managed to grab hold of the
tail and crawl in again. My earliest recollection of him was a rather
embarrassing episode that took place in Cataumet about 1913. Uncle
Andrew's house there was temporarily unoccupied and Aunt Esther, who
lived next door, suggested to my mother that she bring the children down
and park at Uncle Andrew's for a week. So the
automobile, loaded with food, children, and a cook, arrived at Cataumet
late one July afternoon. Aunt Esther helped us
settle, then returned to her own
house about thirty-five yards away. Soon after going
to bed I heard voices downstairs — my mother apologizing profusely to
someone who kept answering her with, "Don't
worry about it — I'm so glad you're here." Peeping down over
the railing I saw Gardiner who had just arrived with a number
of friends for the weekend.
Posey married Harold Willis and they built half way up
Uncle Andrew's driveway where their son Andy lives today.
Once while visiting Uncle Gus in Cataumet there was great excitement.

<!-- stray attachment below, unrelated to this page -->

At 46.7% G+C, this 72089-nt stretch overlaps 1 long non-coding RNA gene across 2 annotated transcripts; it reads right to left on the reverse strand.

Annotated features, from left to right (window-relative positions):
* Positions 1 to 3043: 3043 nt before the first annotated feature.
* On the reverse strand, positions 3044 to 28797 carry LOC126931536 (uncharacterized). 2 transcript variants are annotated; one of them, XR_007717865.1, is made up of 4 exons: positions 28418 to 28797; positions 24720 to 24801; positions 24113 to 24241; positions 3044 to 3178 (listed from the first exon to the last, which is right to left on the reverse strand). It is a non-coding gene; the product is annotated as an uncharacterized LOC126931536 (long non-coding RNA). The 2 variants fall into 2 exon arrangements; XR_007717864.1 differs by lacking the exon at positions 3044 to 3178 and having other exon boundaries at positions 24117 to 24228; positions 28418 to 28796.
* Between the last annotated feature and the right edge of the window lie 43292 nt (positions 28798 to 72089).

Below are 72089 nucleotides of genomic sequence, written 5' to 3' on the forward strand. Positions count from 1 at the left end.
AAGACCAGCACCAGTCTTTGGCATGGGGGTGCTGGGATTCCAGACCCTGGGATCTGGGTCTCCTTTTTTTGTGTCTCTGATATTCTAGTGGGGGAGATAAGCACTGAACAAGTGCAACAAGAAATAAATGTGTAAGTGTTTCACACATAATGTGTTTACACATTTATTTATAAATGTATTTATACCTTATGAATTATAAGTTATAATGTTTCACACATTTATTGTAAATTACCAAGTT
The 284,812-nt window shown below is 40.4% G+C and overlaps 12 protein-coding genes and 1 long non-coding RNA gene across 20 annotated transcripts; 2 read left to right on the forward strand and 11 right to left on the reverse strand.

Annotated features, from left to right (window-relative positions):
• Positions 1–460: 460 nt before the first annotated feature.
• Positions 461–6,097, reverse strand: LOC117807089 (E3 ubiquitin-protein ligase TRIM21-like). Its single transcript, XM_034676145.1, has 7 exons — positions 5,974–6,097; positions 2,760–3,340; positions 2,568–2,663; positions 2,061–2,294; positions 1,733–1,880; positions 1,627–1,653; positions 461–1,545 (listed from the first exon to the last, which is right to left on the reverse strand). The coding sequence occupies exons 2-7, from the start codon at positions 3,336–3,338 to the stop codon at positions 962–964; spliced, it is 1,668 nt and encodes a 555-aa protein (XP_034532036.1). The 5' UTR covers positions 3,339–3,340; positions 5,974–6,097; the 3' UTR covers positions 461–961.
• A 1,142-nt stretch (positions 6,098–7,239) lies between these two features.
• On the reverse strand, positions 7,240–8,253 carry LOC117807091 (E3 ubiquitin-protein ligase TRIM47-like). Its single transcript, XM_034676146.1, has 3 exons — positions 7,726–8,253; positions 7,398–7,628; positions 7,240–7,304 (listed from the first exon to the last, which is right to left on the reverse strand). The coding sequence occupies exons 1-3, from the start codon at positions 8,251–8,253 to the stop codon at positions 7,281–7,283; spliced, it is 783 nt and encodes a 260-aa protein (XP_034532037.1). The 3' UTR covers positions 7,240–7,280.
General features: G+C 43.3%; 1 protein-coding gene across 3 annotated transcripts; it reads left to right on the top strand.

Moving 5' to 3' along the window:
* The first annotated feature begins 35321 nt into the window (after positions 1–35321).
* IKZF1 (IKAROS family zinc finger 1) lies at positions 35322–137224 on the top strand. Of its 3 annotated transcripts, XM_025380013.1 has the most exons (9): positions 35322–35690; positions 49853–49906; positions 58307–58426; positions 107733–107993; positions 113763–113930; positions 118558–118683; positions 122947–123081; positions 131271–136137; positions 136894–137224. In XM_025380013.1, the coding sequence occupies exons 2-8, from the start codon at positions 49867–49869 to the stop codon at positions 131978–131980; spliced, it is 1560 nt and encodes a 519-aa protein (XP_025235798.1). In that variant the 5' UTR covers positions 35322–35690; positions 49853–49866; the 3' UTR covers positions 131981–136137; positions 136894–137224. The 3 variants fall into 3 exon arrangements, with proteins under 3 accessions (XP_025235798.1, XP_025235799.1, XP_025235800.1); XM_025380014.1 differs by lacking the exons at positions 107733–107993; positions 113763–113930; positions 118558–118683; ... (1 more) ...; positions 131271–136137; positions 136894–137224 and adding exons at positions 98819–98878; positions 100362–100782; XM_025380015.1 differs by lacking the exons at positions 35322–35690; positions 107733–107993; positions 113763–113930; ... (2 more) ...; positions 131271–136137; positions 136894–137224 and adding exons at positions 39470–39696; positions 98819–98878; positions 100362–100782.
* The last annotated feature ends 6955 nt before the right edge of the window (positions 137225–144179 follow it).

Posey had walked in her sleep during the night and had
pulled a water pitcher off the washstand mistaking its
handle for the handle of a door. She came to a cold awakening when the
water splashed over her. The next morning she re-enacted the whole
episode using an empty pitcher. This all made quite an impression on me
because sleepwalking was something I had never heard of before.
Hannah, the youngest daughter, was six years my elder. She
was a nurse in the first world war and died in 1918. She was devoted to
Uncle Gus — she called him 'Gup' or 'Guppy' —
and kept flattering him by asking questions and appearing
amazed at his knowledgeable answers. I saw her last on a mem-